Any And All Professional Bakers -- Quantity Pie Crusts

Discussion in 'Professional Pastry Chefs' started by keelenorth, Jul 20, 2010.

  1. keelenorth

    keelenorth

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    Do you know where I could get a recipe or formula I guess you would call it to make 100 Pie crusts ?A friend and I want to do that and then take 50 each and freeze some and make quiches,chicken pot pies, fruit pies etc. Can you help ? or point me in the right direction ?

    ThanX
    Cindy
     
  2. boar_d_laze

    boar_d_laze

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    Within my limited experience, high volume crust recipes are pretty much scaled up low volume recipes.

    You've got to keep the fat cold, and the liquid minimized.   Because of the combination of heat generated by large mixers, the effect of overmixing, and the time it takes to autolyse large volumes mixing large quantities of pie crust in a single bound can be... uhm... problematic.

    Unless you have access to serious equipment, you're probably going to be making crusts in batches anyway.  And that's not a bad thing. 

    BDL
     
  3. keelenorth

    keelenorth

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    actually I do have access to a commercial mixer
     
  4. boar_d_laze

    boar_d_laze

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    A mixer is well and good.  But the issue with pie crust dough comes with cutting in 15 pounds of shortening at one time into 25 pounds of flour, all the while keeping the shortening cold; then adding the bare amount of water necessary, distributing it evenly, but not overworking.

    Shortening which is kept cold enough and in big enough pieces to keep its integrity and ultimately create a flaky pastry; and dough that's not overworked, so as to end up tender are the real hurdles.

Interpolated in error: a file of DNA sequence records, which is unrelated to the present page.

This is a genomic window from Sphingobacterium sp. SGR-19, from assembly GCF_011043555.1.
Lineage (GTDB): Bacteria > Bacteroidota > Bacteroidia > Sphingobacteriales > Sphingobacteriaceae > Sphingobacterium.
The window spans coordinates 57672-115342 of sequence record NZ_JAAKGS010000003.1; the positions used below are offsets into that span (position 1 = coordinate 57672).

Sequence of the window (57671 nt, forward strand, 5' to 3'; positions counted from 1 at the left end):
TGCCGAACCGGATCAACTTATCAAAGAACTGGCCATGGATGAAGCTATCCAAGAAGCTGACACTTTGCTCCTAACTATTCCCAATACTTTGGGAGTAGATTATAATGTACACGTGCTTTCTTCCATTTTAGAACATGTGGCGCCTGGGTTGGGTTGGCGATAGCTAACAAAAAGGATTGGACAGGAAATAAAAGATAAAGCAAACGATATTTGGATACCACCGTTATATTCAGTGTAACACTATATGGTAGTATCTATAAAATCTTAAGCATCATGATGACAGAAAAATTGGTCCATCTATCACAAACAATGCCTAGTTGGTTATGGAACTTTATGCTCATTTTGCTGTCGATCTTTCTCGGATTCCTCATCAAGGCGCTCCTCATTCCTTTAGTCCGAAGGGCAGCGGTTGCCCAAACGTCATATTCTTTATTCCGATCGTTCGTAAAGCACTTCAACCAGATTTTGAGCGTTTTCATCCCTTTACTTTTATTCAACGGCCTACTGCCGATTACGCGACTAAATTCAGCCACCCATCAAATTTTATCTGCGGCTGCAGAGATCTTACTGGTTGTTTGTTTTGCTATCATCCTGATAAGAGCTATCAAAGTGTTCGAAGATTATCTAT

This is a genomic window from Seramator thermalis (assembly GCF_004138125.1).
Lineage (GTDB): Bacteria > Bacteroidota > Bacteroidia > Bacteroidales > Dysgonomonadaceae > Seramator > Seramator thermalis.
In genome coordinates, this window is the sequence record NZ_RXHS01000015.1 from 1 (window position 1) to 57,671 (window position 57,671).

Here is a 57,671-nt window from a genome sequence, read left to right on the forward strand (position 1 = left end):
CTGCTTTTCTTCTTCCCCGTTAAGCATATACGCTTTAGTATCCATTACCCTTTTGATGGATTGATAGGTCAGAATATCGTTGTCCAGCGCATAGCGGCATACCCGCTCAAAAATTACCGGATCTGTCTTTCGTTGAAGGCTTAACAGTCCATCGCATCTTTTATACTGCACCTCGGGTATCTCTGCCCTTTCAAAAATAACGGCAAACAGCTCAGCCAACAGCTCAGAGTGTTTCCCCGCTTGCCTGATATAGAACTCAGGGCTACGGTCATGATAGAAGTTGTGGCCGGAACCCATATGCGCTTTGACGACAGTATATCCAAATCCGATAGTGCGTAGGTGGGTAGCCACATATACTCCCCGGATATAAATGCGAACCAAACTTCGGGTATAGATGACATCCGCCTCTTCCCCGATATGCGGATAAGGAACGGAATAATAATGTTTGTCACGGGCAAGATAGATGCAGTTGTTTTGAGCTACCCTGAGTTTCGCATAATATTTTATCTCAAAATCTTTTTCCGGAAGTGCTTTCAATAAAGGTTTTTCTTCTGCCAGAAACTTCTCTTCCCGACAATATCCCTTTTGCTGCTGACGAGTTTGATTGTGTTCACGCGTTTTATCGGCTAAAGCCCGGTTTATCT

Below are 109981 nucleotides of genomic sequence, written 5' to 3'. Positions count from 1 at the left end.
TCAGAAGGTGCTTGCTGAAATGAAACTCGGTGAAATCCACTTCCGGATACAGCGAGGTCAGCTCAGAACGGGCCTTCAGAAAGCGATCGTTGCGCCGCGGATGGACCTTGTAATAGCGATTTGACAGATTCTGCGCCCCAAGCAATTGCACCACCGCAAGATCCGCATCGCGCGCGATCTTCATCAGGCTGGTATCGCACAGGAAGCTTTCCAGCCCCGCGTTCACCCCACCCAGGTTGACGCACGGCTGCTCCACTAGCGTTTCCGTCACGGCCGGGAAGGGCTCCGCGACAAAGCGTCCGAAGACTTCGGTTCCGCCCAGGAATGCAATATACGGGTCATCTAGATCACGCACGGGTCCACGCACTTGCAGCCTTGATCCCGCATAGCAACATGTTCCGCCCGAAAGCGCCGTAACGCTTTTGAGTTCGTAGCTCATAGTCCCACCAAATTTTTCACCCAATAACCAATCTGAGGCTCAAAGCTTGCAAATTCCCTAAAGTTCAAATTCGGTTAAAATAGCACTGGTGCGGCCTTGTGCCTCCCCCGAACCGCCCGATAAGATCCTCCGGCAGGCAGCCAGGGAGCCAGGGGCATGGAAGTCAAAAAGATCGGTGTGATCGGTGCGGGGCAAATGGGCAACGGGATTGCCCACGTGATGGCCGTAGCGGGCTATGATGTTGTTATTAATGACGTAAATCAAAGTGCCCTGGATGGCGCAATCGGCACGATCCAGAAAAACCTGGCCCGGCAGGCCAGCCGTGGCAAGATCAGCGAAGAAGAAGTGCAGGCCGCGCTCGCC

Pie crust recipes are easy.  But it's not the ingredient list which makes a good dough, it's the technique.

    BDL
     
    Last edited: Jul 22, 2010
  5. caterchef

    caterchef Banned

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    /img/vbsmilies/smilies/chef.gif  If you have a Hobart use the pastry knife (it is shaped like the letter D with the top cut off)  Wih ice cold shortening and ice cold flour and a 3 part flour and 2 part shortening formula like the one below:

     http://www.pastrychef.com/Pie-Dough_ep_62.html
     
     
    Last edited: Jul 21, 2010
  6. boar_d_laze

    boar_d_laze

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    The recipe caterchef linked calls for 3 pounds of flour at a time.  So it's still a very limited yield and will require something like 8 - 10 batches to get to 100 crusts.  Which is pretty much what I've been saying all along.

    Also, a 3,2,1 (3 flour, 2 fat, 1 liquid) mix is waaaaaaay too much liquid for a tender, flaky crust, at least in my opinion. 

    It would be nice to get a real pastry chef in here.

    BDL
     
  7. caterchef

    caterchef Banned